Adora Perez was charged with murder in California after she delivered a stillborn baby, with authorities alleging methamphetamine use while pregnant was responsible. Faced with the possibility of life in prison, Perez accepted a plea deal, lost an appeal and busied herself adjusting toan 11-year prison term. To attorney Mary McNamara, the law in California was clear: A woman cannot be convicted of killing her unborn child, and no woman before Perez had been sent to prison in such a case. Perez, 32, is at the center of a high-stakes legal fight between a team of lawyers headed by McNamara and a district attorney who believes Perez and others like her are criminals. If the prosecutor prevails, women’s rights advocates say, it will open the door to charges against any woman who suffers a miscarriage or stillbirth, reports the San Diego Union-Tribune.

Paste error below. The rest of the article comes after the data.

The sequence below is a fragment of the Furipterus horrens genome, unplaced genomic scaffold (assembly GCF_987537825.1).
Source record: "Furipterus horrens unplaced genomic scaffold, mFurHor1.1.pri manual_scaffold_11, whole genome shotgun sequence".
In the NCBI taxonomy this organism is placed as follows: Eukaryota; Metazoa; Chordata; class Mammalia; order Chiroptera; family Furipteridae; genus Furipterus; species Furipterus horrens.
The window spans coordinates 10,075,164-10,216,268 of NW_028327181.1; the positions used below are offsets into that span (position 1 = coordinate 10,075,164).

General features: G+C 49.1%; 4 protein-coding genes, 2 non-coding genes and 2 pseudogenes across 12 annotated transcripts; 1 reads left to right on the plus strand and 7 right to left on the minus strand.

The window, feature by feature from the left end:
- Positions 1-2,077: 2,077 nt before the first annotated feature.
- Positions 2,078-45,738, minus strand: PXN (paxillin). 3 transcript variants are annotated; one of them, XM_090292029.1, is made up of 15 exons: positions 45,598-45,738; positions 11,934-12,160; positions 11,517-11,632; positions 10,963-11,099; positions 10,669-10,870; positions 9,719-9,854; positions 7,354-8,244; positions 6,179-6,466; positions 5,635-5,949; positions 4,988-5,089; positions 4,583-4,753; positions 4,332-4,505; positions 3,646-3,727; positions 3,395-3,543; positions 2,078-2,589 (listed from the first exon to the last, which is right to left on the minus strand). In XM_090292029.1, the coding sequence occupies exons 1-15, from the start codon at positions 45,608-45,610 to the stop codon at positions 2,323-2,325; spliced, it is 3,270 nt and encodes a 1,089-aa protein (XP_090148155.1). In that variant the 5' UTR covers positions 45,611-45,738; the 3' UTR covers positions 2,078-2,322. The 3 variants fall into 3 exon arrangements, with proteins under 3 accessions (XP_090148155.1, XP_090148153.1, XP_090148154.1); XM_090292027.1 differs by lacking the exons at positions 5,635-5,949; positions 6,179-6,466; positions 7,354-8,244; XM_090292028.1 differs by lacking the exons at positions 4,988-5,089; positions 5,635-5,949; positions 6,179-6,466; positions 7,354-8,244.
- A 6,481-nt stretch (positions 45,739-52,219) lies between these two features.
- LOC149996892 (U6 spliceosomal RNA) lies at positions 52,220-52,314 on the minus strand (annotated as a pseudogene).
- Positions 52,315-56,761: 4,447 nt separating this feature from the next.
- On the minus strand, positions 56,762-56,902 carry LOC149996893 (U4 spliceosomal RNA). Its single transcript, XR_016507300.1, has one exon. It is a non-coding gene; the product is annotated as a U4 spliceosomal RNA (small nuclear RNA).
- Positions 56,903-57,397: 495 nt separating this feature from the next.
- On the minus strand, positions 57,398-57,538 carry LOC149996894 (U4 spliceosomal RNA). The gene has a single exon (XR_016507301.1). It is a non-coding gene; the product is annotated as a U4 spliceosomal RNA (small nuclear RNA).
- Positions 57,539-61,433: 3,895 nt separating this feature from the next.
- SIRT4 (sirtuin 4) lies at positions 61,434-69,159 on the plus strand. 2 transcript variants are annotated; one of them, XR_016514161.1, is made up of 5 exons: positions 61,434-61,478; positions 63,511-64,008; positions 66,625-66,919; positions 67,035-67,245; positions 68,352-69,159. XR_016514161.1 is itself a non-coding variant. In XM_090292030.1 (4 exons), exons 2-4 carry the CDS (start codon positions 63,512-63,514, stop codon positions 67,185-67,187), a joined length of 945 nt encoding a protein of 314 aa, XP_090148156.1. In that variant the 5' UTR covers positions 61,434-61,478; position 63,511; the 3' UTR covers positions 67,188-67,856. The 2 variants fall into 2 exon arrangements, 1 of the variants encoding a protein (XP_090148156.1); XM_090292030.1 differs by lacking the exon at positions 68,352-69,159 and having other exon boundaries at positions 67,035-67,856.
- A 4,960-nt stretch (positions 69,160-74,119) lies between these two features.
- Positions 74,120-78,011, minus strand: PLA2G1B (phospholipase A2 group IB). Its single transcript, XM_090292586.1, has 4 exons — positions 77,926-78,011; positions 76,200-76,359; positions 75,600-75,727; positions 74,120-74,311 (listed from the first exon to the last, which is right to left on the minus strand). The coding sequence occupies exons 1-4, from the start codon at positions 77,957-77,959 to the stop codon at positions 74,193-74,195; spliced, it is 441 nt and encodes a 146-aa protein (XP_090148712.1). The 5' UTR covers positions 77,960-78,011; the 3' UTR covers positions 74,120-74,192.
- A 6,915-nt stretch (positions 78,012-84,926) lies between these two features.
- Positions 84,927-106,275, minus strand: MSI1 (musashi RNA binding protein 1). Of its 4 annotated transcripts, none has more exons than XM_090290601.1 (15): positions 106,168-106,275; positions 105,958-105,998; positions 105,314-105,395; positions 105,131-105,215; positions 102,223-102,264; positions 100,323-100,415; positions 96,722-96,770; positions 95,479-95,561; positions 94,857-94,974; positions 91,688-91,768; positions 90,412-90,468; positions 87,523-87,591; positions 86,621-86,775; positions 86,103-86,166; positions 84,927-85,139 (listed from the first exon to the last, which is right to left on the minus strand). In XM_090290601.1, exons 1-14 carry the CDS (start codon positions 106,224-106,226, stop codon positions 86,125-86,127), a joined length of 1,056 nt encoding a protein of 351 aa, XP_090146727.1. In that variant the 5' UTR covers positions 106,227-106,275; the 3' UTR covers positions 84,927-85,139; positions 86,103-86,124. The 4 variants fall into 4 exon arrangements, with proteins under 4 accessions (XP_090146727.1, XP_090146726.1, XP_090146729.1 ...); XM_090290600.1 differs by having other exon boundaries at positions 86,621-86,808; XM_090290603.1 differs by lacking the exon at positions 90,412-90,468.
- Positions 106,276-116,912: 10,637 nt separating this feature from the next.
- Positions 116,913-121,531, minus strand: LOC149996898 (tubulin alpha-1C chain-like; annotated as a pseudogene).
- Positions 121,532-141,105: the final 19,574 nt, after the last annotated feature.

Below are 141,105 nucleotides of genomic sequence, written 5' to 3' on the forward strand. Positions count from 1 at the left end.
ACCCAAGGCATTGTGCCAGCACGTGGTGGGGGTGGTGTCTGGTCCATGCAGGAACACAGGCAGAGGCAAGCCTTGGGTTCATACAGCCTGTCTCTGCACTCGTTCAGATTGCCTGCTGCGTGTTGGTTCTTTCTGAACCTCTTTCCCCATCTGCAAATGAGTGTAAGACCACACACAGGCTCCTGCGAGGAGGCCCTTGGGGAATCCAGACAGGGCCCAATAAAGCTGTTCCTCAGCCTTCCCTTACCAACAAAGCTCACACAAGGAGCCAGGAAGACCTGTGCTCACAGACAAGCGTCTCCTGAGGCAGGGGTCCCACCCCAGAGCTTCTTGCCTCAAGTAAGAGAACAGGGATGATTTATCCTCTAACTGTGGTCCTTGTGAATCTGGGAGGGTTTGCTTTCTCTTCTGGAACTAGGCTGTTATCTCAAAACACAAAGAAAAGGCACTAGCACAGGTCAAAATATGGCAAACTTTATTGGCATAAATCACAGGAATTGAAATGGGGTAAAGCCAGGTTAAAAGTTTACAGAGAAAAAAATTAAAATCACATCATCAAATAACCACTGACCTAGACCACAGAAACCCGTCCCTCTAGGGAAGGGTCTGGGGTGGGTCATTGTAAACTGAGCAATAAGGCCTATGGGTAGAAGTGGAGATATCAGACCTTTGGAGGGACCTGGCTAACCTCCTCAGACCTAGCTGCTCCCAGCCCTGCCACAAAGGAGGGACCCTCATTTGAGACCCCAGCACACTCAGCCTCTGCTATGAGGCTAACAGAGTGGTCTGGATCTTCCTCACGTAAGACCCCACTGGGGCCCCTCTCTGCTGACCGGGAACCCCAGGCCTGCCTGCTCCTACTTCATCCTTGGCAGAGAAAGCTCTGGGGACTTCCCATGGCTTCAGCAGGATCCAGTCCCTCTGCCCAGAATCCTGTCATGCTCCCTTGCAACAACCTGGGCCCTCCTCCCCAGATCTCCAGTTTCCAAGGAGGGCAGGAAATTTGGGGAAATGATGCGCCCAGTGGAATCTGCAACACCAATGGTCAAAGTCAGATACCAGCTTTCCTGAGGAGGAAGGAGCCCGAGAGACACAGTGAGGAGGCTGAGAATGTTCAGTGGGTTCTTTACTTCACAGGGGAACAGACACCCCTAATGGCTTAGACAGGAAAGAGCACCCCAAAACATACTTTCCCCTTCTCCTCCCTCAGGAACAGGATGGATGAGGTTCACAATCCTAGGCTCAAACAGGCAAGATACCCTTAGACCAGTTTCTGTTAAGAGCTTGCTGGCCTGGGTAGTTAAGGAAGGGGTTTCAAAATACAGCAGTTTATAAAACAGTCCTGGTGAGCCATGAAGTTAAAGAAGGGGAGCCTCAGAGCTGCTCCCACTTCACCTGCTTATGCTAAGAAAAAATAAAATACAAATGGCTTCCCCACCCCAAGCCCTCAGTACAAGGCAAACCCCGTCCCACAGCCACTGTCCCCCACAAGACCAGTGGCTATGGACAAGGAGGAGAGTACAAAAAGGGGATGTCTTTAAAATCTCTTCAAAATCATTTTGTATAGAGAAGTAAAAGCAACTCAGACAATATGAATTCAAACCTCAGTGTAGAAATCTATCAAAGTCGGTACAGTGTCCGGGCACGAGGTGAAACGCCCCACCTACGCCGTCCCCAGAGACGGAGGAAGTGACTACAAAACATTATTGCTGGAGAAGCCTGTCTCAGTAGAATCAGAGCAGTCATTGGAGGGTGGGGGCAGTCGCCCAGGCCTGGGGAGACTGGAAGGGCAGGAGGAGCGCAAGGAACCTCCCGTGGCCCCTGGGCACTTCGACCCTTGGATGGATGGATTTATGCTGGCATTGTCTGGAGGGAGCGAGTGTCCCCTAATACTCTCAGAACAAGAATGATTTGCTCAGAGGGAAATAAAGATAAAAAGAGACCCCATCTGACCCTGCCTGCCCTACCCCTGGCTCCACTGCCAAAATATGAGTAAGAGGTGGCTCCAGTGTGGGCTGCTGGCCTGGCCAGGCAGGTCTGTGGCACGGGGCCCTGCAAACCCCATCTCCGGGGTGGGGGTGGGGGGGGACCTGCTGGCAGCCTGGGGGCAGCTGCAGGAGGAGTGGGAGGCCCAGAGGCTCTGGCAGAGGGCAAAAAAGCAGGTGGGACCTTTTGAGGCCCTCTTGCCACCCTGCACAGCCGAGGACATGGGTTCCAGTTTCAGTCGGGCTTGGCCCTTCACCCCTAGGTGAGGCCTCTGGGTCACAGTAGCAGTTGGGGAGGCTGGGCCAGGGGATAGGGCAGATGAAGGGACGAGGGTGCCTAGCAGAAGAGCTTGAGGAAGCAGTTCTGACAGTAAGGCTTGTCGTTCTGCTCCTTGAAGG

Before Perez’s arrest, it was settled law in California that women could not be prosecuted for killing their fetuses. In the 1990s, prosecutors in three counties brought murder charges against women who were accused of killing their unborn children with drug use. In each case, the charges were thrown out or withdrawn. “There have been no cases,” McNamara said, “where any woman has been successfully prosecuted in California as a result of her pregnancy outcome.” Kings County District Attorney Keith Fagundes says, “It flies in the face of logic, that if the father of a fetus can kill a fetus, why can’t the mother of a fetus be responsible for killing a fetus?” Jennifer Chou of the American Civil Liberties Union said, “Expanding the law to criminalize pregnancy outcomes opens the door for women to be charged with murder for any behavior that could potentially harm their pregnancy.”